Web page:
ISSN : 1301-5680
e-ISSN : 2149-8156
Turkish Journal of Thoracic and Cardiovascular Surgery     
Superior vena cava reconstruction during redo cardiac surgery: a case report
Doğan Kahraman, Çağın Zaim, Kaan Kaya, Ümit Özyurda
Department of Cardiovascular Surgery, Private Kavaklıdere Umut Hospital, Ankara, Turkey
DOI : 10.5606/tgkdc.dergisi.2015.10085


Redo cardiac surgeries holds a higher risk of damage to the cardiac and/or mediastinal structures compared to primary cardiac operations. Complicated iatrogenic damages necessitating reconstruction are rarely reported in the published literature. In this article, we present a case of superior vena cava reconstruction with autologous pericardium which was impossible to repair without grafting.

It is more common to experience inferior/superior vena cava (IVC/SVC) injuries in redo cases than in primary cardiac surgery. The added risks attributed to a reoperation are predominantly due to scarring and fibrosis of the heart, pericardium, and mediastinum. Dissections made to access venous cannulation sites jeopardize the right atrium and intrapericardial portions of the vena cava. Usually simple suturing is sufficient to repair the injury,[1] but it may be necessary to reconstruct complicated sites that cause massive hemorrhage. Herein, we report on a patient with a successful reconstruction of the SVC with an autologous pericardium, which was incidentally injured during redo mitral valve surgery.

Case Presentation

A 51-year-old female patient who had undergone mitral valve replacement with a tilting disc prosthesis 28 years earlier was admitted to the hospital because of severe paravalvular leakage. Following a resternotomy, each vena cava was cannulated separately due to the fragility of the right atrium, and an injury occurred while peeling off the pericardium. After performing cardiopulmonary bypass (CPB) and a left atriotomy, the tilting disc mitral valve was resected, and a bileaflet mechanical mitral valve was implanted in the mitral annulus. While preparing to wean the patient off of CPB after closing the left atrium, we noticed multifocal bleeding from the posterior of the SVC-atrial junction, which was probably the result of the excessive traction needed to expose the mitral valve. At first we used 4/0 pledgeted prolene sutures and a pericardial patch to close the defect, but various attempts to repair via this simple technique ended with more rupturing due to the thin walls of the SVC and narrowing the luminal diameter. Therefore, we occluded the SVC with a bulldog clamp closely distal to the SVC cannula and resected about 3 cm of the SVC up to the cavoatrial junction. A pericardial island with a clean surface facing the right atrium (about 3.5x5 cm in size) was then resected in a quadrangular fashion, and it was wrapped around a sterile 3/8-inch arterial line of the CPB circuit to form a tube. Next, compensating free edges were sewn using 4/0 propylene sutures (Figure 1), and the pericardial tube graft was consecutively anastomosed to the SVC and the SVCatrial junction with the same sutures in an end-to-end fashion (Figure 2). The CPB was then terminated after checking the surgical field for bleeding. The patient was discharged on the postoperative fifth day with an adjustment in warfarin dosage, and at the six-month control visit, transthoracic echocardiography (TTE) demonstrated the luminal patency of the reconstructed SVC (Figure 3).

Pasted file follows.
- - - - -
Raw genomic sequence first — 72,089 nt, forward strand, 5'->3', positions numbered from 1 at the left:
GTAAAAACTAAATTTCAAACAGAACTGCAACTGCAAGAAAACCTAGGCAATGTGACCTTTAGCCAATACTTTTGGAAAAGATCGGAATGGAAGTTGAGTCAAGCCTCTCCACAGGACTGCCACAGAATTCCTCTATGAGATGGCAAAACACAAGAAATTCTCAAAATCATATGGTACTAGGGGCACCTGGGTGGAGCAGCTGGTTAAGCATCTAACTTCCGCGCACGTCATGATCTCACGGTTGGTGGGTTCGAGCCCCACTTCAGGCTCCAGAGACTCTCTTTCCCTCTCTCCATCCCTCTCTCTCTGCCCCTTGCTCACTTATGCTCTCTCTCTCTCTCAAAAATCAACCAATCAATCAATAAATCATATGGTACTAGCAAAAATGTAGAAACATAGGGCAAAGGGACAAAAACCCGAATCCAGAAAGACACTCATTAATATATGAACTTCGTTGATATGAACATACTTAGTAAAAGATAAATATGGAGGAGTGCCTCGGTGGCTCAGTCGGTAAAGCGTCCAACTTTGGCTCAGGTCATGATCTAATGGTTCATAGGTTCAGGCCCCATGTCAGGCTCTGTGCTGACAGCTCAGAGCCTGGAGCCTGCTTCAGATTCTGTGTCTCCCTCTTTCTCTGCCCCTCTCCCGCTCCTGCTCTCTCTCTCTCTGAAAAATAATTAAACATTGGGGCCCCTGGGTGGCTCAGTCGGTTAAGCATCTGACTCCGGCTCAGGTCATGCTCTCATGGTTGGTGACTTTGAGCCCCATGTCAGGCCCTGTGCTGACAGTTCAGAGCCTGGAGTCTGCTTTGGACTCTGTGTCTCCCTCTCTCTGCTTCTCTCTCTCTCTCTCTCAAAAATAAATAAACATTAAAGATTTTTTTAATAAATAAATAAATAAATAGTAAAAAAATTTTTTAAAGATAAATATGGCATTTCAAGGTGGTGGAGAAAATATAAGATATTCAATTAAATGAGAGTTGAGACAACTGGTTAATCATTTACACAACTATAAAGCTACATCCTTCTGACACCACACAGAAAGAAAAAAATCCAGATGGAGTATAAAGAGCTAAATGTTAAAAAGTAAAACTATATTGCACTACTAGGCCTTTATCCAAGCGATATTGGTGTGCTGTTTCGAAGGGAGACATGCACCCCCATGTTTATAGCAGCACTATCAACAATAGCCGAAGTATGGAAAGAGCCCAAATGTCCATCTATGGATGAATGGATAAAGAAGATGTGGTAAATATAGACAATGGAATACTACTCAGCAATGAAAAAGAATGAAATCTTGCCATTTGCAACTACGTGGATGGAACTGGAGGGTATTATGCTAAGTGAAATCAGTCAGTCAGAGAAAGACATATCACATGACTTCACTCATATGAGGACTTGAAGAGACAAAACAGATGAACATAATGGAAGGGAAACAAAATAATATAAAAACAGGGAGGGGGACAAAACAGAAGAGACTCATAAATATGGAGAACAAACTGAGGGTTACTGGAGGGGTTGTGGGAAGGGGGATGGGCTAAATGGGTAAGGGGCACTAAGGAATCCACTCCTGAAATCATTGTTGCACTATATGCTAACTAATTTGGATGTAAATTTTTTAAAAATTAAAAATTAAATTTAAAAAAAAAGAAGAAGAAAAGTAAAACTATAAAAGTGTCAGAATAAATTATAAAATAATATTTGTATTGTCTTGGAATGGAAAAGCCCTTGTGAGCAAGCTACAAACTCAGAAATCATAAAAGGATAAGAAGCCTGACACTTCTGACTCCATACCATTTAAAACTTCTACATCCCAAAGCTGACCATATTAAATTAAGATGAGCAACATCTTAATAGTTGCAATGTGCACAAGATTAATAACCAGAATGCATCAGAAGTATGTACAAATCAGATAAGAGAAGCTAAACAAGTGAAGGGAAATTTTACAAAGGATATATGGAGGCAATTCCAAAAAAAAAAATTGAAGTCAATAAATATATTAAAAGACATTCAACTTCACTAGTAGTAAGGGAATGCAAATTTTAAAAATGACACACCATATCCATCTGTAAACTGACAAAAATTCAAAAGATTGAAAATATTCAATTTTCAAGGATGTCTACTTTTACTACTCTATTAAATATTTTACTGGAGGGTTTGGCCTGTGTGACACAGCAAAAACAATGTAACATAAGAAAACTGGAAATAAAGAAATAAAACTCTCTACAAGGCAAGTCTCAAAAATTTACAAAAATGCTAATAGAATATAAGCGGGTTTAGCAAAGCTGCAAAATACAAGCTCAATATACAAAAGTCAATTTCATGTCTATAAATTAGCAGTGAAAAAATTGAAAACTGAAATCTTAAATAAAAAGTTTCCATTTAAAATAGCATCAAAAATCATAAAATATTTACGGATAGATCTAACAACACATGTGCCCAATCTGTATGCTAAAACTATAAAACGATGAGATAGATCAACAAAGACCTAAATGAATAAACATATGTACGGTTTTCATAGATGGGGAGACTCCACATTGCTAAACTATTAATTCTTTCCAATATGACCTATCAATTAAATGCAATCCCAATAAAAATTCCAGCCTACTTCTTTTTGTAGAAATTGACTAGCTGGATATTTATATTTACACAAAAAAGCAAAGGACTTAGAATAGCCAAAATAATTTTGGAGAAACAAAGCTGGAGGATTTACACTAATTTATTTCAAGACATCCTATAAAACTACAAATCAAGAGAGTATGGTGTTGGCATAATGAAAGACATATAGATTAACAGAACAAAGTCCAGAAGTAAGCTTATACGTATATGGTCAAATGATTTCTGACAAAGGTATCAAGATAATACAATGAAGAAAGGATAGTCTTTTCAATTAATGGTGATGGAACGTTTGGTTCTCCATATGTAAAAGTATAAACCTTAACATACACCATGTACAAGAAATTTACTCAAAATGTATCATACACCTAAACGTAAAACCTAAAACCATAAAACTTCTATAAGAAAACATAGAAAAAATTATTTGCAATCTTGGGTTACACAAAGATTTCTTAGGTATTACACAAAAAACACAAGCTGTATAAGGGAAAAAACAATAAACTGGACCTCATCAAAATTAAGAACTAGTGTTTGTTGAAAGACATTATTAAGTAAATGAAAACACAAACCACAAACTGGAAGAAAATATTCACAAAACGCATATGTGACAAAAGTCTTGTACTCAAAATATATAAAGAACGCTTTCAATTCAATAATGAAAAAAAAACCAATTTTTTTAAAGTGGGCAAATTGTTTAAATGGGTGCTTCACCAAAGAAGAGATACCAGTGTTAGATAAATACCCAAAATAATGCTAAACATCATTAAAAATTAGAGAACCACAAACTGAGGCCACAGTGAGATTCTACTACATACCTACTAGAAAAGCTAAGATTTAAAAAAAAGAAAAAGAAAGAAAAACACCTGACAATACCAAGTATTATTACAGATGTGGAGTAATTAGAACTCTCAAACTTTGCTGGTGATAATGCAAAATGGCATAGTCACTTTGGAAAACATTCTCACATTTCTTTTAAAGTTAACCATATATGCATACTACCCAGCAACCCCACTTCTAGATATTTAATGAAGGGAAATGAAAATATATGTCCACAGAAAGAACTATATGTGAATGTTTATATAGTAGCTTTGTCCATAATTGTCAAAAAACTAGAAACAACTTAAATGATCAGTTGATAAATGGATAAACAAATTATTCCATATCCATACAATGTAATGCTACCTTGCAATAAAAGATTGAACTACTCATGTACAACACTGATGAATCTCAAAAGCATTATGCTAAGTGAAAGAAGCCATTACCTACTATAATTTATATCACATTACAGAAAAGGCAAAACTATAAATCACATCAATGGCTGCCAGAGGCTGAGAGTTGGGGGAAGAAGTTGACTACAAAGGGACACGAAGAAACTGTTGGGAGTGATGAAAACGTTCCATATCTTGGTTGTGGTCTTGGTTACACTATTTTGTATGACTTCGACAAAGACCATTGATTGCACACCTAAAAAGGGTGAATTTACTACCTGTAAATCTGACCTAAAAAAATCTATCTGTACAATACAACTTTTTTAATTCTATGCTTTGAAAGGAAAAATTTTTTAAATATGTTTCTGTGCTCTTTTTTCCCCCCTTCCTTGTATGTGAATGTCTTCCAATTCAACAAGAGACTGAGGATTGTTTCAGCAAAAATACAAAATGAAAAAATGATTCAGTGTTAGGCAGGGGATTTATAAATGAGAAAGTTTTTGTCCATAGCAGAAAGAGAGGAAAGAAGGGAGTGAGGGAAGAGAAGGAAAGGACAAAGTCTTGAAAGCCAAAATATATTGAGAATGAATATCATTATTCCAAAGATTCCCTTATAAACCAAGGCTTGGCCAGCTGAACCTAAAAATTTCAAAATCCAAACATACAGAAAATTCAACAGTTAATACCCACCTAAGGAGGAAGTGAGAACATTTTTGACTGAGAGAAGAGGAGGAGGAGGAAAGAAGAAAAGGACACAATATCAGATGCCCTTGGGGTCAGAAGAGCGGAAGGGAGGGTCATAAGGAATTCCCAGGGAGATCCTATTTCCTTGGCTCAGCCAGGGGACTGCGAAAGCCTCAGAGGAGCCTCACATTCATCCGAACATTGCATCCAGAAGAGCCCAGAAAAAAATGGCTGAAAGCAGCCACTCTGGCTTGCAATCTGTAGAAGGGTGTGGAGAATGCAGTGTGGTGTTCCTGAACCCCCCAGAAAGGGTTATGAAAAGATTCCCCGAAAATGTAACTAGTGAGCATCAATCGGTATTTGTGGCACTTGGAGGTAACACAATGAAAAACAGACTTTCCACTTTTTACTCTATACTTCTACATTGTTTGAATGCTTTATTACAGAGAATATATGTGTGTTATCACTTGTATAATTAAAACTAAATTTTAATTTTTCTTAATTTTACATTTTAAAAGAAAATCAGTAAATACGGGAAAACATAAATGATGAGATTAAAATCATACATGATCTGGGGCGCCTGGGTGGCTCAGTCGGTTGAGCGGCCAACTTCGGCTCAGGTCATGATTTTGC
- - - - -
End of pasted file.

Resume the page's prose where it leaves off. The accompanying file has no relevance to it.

Figure 1: A pericardial patch is wrapped around a 3/8 inch cardiopulmonary circuit line to form a tube graft.

Figure 2: A view of the reconstructed superior vena cava (SVC).

Figure 3: Echocardiographic view of the superior vena cava (SVC) at the postoperative sixth month after the operation.